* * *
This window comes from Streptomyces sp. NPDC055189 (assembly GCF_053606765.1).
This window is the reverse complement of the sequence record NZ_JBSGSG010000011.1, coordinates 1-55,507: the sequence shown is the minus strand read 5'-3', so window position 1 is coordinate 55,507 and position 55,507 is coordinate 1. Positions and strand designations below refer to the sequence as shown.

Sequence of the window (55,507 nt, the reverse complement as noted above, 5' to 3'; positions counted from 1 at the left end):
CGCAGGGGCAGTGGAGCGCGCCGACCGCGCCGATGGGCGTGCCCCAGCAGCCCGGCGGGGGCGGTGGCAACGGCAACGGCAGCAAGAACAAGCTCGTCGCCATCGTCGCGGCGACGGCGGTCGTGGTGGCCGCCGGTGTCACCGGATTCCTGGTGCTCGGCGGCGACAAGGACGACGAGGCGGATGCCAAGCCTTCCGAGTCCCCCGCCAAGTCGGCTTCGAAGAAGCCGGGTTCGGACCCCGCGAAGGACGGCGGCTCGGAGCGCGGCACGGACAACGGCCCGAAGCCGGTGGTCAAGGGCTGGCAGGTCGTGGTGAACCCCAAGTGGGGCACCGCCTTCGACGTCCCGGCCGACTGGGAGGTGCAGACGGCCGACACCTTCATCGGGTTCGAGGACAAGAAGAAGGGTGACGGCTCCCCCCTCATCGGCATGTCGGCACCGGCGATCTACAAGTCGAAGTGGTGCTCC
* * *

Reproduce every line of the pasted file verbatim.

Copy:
This window comes from Streptomyces sp. NPDC055189 (assembly GCF_053606765.1).
This window is the reverse complement of the sequence record NZ_JBSGSG010000011.1, coordinates 1-55,507: the sequence shown is the minus strand read 5'-3', so window position 1 is coordinate 55,507 and position 55,507 is coordinate 1. Positions and strand designations below refer to the sequence as shown.

Sequence of the window (55,507 nt, the reverse complement as noted above, 5' to 3'; positions counted from 1 at the left end):
CGCAGGGGCAGTGGAGCGCGCCGACCGCGCCGATGGGCGTGCCCCAGCAGCCCGGCGGGGGCGGTGGCAACGGCAACGGCAGCAAGAACAAGCTCGTCGCCATCGTCGCGGCGACGGCGGTCGTGGTGGCCGCCGGTGTCACCGGATTCCTGGTGCTCGGCGGCGACAAGGACGACGAGGCGGATGCCAAGCCTTCCGAGTCCCCCGCCAAGTCGGCTTCGAAGAAGCCGGGTTCGGACCCCGCGAAGGACGGCGGCTCGGAGCGCGGCACGGACAACGGCCCGAAGCCGGTGGTCAAGGGCTGGCAGGTCGTGGTGAACCCCAAGTGGGGCACCGCCTTCGACGTCCCGGCCGACTGGGAGGTGCAGACGGCCGACACCTTCATCGGGTTCGAGGACAAGAAGAAGGGTGACGGCTCCCCCCTCATCGGCATGTCGGCACCGGCGATCTACAAGTCGAAGTGGTGCTCC